[Originally published in Turkish Daily News]
In June 1998, a very significant meeting took place at a hotel near Abant, which is a beautiful lake in the east of Istanbul. The participants included some of the most respected theologians and Islamic intellectuals in Turkey. For three days, the group of nearly 50 scholars discussed the concept of a secular state and its compatibility with Islam. At the end, they all agreed to sign a common declaration that drew some important conclusions
The first of these was the rejection of theocracy. The participants emphasized the importance of individual reasoning in Islam and declared, “No one can claim a divine authority in the interpretation of religion.” This was a clear rejection of the theocratic political doctrines — such as the one established in the neighboring Iran — which granted a divinely ordained right to a specific group of people for guiding society.
The second important conclusion of the Abant participants was the harmony of the principles of divine sovereignty and popular sovereignty. (Some contemporary Islamists reject democracy by assuming a contradiction between the two.) “Of course God is sovereign over the whole universe,” the participants said, “but this is a metaphysical concept that does not contradict with the idea of popular sovereignty which allows societies to rule their own affairs.”
The third argument in the declaration was the acceptance of a secular state that would “stand at the same distance from all beliefs and philosophies.” The state, the participants noted, “is an institution that does not have any metaphysical or political sacredness,” and Islam has no problem with such political entities as far as they value rights and freedoms.
In sum, the “Abant Platform,” as it became known, declared the compatibility of Islam with a secular state based on liberal democracy. This was a milestone not only because the participants included top Islamic thinkers, but also because the organizers were the members of Turkey’s strongest Islamic community, the Fethullah Gülen movement.
From Diversity to Secularity
Let me elaborate a bit more on why a secular state is not just compatible with Islam but also good for Muslims. The need for such a neutral political entity comes basically from the diversity of modern societies. The Turkish society, for example, includes not just practicing Muslims, but also Muslims with secular lifestyles, Christians, Jews, agnostics, atheists, New Agers, and God knows what.
Moreover, among practicing Muslims, there are so many different religious interpretations. Establishing a religious state will inevitably impose one of these interpretations on all other citizens. This authoritarianism will not only suppress many rights and freedoms, but also create resentment among those who feel oppressed. And this resentment will easily breed hatred towards religion, which will undermine the very reason of its existence — winning the hearts and minds of men, and leading them to God.
In the Medina of the 7th century, during the time of Prophet Muhammad, it was quite feasible to found a theocratic state, because all Muslims constituted a small, self-contained community and the definition of true Islam was clearly and unambiguously made by the prophet. Today, Muslims live side by side with non-Muslims all around the world, and there are many different Islamic interpretations, about none of which we can be sure by any objective criteria. That’s why even overwhelmingly Muslim nations like the Pakistanis who cherish Islam as their identity can not find peace with the shariah law, because they strongly and fiercely disagree on what that is.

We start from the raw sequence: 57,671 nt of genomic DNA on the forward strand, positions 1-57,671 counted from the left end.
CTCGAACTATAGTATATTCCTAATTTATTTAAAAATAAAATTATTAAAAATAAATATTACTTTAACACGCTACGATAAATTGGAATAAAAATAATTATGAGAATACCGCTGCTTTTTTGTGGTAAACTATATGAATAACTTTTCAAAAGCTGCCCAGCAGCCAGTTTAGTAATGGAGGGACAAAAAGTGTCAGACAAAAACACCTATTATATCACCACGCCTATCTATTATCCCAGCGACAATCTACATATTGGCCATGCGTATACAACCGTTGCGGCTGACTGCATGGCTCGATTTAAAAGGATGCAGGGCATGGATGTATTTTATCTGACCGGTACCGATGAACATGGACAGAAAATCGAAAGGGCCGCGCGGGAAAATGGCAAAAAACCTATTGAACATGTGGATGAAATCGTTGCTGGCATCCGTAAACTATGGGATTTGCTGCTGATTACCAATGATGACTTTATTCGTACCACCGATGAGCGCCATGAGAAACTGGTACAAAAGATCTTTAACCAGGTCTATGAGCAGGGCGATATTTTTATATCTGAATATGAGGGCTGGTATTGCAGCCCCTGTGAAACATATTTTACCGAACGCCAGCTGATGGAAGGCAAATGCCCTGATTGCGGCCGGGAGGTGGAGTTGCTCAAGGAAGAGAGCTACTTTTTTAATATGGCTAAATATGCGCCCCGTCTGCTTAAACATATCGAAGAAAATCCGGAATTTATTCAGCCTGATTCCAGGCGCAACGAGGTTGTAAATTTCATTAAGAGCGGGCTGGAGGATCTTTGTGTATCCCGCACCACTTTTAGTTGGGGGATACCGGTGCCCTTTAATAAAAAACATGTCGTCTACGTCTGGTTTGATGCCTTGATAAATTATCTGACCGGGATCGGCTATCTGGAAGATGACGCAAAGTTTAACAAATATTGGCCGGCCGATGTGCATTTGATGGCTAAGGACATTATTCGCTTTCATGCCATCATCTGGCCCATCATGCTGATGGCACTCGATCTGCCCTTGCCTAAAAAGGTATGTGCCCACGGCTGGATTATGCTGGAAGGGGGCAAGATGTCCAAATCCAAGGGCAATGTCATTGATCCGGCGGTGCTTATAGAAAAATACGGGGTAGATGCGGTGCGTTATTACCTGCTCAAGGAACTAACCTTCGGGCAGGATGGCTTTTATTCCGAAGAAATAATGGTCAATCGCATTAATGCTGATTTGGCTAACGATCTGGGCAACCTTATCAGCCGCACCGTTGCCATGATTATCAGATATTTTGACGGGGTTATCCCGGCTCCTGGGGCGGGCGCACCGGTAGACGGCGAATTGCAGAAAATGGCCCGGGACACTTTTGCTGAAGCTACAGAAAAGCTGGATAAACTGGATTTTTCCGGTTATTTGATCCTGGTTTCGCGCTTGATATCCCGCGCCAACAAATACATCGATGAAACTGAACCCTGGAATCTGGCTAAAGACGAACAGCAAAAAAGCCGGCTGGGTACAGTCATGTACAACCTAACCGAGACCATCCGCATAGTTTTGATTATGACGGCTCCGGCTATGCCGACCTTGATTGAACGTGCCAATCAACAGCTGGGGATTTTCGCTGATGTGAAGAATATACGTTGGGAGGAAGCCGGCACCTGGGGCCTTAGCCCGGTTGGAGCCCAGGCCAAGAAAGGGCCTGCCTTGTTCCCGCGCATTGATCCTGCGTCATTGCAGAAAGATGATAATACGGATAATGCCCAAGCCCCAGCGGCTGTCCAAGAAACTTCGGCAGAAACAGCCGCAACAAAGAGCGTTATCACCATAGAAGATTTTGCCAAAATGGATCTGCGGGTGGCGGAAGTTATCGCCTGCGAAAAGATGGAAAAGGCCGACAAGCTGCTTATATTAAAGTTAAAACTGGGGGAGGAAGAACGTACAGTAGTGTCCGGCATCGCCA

The solution seems to be in ending the official acceptance and sponsorship of religion, and leaving matters of faith to individuals and communities. This is needed not because there is a problem with religion, but because we humans have different ideas about it, and we can’t find peace unless we accept this natural diversity.
After all, isn’t it the Koran itself that celebrates pluralism on earth? “Had Allah willed He would have made you a single community,” the Muslim scripture reminds. “So compete with each other in doing good.” (5:48) The secular state can well be an impartial institution that serves and protects all the competitors.
The Problem With Secularism
All of these arguments stand in favor of a secular state. But they would not justify a secularist one. Such states are based on anti-religious philosophies and they take measures to diminish or even destroy the role of religion in their societies.
The world has seen many examples of such tyrannies since the Enlightenment. The French Revolutionaries, particularly the bloody Jacobins, inflicted terror on the Catholic Church and tried to de-Christianize French society by imposing neo-pagan myths and practices. The communists went further by their purges, gulags and massacres. “Religion is a poison,” said Mao, and he and his comrades did everything they could to wipe it out.
Today the big question in Turkey is whether our republic will be a secular or a secularist one. Our homegrown secularists have never gone as far and radical as Mao, but some of them share a similar hostility toward religion. And they have every right to do so as far as they accept to be unprivileged players in civil society. But they don’t have the right to dominate the state and use the money of the religious taxpayers in order to offend and suppress their beliefs.